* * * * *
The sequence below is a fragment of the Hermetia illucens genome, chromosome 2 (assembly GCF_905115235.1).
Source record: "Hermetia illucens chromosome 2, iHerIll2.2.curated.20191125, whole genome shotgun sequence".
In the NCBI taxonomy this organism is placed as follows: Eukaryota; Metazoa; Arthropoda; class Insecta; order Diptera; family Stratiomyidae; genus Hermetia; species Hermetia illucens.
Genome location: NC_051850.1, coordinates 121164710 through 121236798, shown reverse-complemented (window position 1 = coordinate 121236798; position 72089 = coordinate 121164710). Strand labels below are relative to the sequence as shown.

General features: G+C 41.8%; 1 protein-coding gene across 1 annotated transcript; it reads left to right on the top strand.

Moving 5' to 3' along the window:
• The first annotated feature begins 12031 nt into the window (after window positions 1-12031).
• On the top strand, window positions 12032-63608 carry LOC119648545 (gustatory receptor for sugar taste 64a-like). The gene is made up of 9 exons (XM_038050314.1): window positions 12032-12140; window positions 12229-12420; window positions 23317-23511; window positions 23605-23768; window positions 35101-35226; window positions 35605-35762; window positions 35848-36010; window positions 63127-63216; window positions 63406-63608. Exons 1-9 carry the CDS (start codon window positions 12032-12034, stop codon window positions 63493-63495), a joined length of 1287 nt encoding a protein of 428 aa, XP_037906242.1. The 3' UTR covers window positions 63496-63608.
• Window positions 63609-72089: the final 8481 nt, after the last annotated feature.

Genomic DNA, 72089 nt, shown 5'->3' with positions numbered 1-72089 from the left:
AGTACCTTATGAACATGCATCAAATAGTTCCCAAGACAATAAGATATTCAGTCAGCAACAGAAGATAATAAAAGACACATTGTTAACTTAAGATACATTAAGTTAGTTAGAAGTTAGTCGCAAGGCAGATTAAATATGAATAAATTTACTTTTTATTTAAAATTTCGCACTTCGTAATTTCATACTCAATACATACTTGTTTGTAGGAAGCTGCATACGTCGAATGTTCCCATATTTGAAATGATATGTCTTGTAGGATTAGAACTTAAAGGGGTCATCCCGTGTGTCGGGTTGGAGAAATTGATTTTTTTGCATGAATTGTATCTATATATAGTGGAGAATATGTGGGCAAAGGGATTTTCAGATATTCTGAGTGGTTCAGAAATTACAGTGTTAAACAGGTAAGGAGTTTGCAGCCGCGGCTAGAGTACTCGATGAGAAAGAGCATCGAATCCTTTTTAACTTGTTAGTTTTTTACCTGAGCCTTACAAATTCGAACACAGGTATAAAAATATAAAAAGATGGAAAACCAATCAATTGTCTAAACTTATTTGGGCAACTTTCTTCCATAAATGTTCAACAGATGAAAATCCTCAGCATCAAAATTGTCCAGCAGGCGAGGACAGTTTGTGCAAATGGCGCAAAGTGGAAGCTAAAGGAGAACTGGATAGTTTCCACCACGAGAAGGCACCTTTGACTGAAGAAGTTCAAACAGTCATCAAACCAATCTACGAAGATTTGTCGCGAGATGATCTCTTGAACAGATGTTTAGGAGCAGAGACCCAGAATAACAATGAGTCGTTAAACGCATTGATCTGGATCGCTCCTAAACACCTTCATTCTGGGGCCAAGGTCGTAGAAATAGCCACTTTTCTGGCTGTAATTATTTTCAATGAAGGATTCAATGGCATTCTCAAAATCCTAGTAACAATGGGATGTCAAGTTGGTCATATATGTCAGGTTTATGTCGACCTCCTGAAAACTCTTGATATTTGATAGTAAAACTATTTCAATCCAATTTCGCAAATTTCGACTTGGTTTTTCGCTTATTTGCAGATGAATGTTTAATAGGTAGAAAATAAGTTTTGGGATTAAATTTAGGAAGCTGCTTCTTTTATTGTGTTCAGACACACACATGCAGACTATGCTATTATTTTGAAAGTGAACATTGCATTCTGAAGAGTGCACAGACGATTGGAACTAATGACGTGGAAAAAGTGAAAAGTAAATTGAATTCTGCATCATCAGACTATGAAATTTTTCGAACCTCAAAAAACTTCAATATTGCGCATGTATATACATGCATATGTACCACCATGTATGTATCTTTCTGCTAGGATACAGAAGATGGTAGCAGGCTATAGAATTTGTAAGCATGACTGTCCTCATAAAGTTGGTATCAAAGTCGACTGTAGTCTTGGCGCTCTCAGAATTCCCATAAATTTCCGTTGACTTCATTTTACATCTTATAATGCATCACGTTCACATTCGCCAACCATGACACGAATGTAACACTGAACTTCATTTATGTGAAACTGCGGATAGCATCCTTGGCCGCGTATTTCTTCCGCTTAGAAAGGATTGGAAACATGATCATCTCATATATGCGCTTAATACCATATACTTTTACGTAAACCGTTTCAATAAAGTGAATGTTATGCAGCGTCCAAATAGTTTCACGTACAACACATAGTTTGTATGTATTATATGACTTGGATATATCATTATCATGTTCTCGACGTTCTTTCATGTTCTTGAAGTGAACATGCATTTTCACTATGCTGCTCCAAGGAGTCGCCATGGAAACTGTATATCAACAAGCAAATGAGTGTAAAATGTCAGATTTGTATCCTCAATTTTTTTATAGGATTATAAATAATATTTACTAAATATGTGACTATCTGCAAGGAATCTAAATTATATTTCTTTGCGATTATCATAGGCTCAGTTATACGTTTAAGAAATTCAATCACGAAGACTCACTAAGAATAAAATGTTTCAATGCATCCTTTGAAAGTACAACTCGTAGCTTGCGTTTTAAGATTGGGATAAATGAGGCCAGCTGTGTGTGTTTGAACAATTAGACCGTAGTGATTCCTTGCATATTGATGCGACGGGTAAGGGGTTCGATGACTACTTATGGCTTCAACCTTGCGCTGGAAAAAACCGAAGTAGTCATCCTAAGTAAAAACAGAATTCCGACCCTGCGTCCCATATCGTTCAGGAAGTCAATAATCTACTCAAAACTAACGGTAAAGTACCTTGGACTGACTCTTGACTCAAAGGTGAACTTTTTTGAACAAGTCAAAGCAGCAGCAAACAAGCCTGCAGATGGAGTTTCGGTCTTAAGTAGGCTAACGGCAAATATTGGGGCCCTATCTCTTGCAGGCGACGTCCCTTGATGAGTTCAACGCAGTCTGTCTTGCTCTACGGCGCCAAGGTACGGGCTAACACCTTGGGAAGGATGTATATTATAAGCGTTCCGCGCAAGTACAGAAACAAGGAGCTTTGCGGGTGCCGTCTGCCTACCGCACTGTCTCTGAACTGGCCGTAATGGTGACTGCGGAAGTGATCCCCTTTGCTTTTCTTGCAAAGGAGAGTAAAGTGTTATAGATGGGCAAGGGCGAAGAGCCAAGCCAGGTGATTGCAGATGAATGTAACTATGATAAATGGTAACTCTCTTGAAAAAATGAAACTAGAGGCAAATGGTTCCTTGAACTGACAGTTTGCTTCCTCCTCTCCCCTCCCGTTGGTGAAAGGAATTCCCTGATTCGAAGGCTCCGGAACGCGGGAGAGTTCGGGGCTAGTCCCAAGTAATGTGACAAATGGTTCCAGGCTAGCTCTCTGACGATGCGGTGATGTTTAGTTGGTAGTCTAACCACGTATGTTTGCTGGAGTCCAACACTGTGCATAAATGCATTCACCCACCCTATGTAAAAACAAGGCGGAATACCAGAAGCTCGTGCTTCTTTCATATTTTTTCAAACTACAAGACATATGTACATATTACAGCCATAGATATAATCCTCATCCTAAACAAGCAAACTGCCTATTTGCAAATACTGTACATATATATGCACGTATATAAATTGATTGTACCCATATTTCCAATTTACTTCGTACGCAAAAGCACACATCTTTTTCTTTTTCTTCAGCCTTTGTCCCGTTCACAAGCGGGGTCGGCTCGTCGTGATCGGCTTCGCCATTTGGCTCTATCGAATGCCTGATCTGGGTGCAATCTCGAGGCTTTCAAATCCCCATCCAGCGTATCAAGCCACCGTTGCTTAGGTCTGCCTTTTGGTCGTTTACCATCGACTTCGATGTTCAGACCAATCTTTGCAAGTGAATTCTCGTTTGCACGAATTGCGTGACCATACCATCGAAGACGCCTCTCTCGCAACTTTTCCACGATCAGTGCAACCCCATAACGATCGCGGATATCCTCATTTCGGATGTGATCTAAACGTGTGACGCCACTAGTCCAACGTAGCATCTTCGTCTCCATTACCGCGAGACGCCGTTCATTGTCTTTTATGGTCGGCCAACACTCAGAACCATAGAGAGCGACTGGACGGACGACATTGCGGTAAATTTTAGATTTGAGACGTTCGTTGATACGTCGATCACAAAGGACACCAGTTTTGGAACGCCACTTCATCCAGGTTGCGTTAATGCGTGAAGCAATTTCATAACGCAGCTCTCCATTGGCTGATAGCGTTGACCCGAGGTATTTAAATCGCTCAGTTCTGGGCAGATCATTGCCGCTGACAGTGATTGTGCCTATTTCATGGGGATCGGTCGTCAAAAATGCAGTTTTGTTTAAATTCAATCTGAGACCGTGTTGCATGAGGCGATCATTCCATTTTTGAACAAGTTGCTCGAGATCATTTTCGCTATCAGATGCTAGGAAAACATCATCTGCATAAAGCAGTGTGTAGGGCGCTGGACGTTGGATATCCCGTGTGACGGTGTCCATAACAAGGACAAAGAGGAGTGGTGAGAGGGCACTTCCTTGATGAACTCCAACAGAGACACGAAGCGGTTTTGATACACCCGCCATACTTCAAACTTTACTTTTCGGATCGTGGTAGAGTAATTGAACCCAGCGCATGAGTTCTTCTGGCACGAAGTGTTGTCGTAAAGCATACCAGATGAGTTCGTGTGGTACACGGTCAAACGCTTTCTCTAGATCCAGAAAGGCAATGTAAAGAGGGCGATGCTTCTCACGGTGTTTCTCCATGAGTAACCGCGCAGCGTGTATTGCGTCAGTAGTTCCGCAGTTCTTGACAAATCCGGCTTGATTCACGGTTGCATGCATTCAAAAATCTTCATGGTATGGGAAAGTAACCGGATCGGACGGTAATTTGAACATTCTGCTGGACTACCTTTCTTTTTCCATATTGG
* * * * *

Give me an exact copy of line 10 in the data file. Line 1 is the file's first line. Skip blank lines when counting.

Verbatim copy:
Genomic DNA, 72089 nt, shown 5'->3' with positions numbered 1-72089 from the left: